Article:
Patrol

The patrol division is that part of the police department that people are most familiar with. These are the men and women who, dressed in the familiar uniforms of the Frankfort Police Department, are seen driving the marked police cars, answering the first calls for assistance from citizens, and representing the City of Frankfort. The men and women of the Operations Division seek to deliver the best service possible by achieving the following goals that are considered acceptable for police service.

Deterrence & Prevention

Deterrence involves activities that are intended to influence the perceptions of potential criminals as to the likelihood of apprehension. Prevention is aimed at making criminal activity more difficult regardless of the perceived odds of apprehension. It is generally assumed that the conspicuous use of patrol units projects an image of police preparedness, efficiency, and omnipresence that discourages would-be criminals. Higher levels of patrol visibility bring about higher levels of deterrence.

Apprehension

When deterrence fails to prevent crime, patrol is responsible for apprehending the offender. Quick and efficient performance of the task is generally assumed to contribute to improved levels of deterrence.

Non-Criminal Related Services

Performance of these type services (sick-injury calls, rescue services, reporting repairs of public property and utilities, taking reports for insurance purposes only, etc.) is another patrol function. The tendency of the public to call the police when unable to think of where else to turn and the fact that the police are often the only available source of help is the primary reason that these types of services are provided by police departments.

Sense of Community Security & Satisfaction

It is normally acknowledged that effective attainment of deterrence, apprehension and non-crime related service activity should result in high levels of perceived community security and satisfaction with police activities.

Recovery of Stolen Property

The recovery of stolen property loses much of its significance unless the items can be returned promptly to the owner. Citizens need to use crime prevention services to learn how to make their property easier to recover in the event that it is stolen.

Units

Mobile Patrol

The purpose of mobile patrol is to maximize police visibility within an assigned district, thereby providing a deterrent to criminal activity.

Foot Patrol

The purpose of foot patrol is to increase officer visibility, thereby increasing the deterrent effect of patrol. Increased visibility in offices and living areas not only provides a sense of security for the occupants and residents, but also provides a high level of officer-citizen contact, which results in satisfaction with police. Foot patrols also maximize an officer's knowledge about particular areas and when coordinated with vehicular patrol in a given district, it provides the most comprehensive and effective coverage of an area.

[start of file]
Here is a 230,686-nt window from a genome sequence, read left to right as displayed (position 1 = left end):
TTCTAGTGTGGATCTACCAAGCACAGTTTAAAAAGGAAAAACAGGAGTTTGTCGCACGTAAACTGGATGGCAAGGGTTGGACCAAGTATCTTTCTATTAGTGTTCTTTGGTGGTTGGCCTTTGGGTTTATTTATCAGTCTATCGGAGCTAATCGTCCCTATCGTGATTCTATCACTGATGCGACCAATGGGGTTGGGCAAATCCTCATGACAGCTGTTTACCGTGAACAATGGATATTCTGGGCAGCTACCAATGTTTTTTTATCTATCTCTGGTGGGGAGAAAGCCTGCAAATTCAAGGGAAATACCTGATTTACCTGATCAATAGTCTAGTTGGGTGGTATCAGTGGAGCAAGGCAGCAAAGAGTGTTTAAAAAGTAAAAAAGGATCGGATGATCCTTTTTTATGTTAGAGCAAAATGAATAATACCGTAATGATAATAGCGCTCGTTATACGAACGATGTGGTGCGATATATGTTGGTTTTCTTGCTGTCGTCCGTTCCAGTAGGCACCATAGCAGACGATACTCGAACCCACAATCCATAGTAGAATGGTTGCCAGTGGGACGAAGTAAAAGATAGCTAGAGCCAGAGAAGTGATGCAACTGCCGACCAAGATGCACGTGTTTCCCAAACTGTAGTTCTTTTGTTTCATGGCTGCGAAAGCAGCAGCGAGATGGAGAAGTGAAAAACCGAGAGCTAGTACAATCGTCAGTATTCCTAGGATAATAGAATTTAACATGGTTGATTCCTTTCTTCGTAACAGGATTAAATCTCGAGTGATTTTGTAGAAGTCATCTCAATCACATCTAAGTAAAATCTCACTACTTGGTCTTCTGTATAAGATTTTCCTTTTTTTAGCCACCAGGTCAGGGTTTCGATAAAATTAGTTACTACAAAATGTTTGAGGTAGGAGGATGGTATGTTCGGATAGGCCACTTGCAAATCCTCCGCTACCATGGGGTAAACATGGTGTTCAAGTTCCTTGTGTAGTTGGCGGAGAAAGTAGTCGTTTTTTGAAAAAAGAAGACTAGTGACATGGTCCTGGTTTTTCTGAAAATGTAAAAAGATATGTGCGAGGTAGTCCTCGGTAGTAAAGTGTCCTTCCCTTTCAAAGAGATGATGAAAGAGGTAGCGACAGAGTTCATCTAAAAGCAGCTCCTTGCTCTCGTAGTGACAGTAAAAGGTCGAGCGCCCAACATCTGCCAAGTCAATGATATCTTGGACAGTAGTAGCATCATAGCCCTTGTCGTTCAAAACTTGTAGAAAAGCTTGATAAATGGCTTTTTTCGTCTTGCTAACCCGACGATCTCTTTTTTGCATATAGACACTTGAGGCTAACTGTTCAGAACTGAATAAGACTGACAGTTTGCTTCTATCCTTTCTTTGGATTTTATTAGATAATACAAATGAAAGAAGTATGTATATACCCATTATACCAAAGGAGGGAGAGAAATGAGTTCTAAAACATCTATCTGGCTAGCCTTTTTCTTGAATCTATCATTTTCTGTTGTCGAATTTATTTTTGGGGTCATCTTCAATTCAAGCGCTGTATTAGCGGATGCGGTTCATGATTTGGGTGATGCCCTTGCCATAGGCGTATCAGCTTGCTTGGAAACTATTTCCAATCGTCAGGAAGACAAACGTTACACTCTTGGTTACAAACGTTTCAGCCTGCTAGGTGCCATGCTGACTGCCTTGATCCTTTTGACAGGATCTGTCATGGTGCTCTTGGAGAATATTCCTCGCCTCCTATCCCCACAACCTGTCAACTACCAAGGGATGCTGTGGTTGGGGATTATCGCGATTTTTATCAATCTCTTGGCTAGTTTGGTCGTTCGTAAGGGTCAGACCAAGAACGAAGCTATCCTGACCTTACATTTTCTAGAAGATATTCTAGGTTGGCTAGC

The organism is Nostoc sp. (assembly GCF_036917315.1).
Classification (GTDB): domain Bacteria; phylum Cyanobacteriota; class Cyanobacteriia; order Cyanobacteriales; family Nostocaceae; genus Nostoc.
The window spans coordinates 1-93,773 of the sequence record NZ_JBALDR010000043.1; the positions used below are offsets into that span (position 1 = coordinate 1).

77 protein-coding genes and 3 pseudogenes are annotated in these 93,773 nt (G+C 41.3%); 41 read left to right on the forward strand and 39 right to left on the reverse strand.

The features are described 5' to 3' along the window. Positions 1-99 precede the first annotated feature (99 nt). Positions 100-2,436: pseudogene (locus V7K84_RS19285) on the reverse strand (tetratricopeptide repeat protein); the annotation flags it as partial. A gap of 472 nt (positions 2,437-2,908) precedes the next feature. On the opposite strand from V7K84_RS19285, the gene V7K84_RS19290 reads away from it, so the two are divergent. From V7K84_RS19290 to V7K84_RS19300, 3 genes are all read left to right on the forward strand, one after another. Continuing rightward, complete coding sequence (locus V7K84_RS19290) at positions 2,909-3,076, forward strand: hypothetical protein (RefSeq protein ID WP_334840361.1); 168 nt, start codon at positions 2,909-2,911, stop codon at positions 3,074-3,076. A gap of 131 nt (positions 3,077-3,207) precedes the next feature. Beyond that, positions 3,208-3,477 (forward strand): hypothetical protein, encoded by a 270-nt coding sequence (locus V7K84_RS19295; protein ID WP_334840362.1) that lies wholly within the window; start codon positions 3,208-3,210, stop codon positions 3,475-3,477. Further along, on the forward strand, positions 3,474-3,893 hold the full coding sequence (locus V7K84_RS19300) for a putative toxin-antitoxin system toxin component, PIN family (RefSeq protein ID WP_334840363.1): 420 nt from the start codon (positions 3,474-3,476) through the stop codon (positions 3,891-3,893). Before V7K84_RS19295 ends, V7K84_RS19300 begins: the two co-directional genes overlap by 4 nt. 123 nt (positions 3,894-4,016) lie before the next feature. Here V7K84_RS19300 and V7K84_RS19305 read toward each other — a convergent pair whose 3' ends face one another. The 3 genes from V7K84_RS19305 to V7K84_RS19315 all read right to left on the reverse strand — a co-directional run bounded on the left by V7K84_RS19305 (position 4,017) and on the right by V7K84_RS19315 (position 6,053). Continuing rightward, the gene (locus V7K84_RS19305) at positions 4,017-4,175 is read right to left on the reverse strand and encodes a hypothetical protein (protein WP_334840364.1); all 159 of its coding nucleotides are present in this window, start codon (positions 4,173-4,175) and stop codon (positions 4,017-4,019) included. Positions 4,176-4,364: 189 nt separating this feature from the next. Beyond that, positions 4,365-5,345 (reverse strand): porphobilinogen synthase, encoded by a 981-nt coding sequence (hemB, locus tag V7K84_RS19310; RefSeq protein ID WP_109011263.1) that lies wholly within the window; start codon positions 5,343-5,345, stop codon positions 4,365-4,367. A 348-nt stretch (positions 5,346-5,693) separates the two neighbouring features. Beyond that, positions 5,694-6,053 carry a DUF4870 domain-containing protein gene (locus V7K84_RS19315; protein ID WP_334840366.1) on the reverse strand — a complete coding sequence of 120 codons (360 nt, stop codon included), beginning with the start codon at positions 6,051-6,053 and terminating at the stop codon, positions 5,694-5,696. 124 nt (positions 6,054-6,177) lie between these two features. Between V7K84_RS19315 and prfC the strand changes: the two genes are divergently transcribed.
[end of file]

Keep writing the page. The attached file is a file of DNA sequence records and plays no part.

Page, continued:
Bike Patrols

The purpose of the Bike Patrol is to maximize police visibility and mobility within a given area. The utilization of bikes by police officers increases visibility in assigned areas and provides a higher level of officer community contact that results in increased citizen security satisfaction. Bikes maximize the area that can be covered effectively. Bikes provide another means of comprehensive and effective area coverage.

Segway Patrols

The purpose of Segway patrols is that they provide a unique opportunity for officers to interact with citizens. The segways are able to maneuver in small or crowded areas and assist officers in making a timely response in those type settings. The segway also provides stealth and may be used to target specific crime trends.

In some operations targeting crime and criminals within our jurisdiction, there is a need for a highly trained team with capabilities beyond those of the street patrol officer. The Tactical Response Unit (TRU) is comprised of officers and command from the Department who have undergone intense selection and training to handle a variety of special situations. These may include high-risk containment, control and neutralization operations against hostage takers, barricaded subjects, drug dealers and other situations in which the adversary is more highly armed and dangerous than the typical suspect encountered by the patrol officer. Contrary to the perception created by the media, the TRU's primary responsibility is the protection of both fellow officers and innocent persons who have been involved in extraordinary circumstances. The TRU is commanded by Captain Rob Richardson.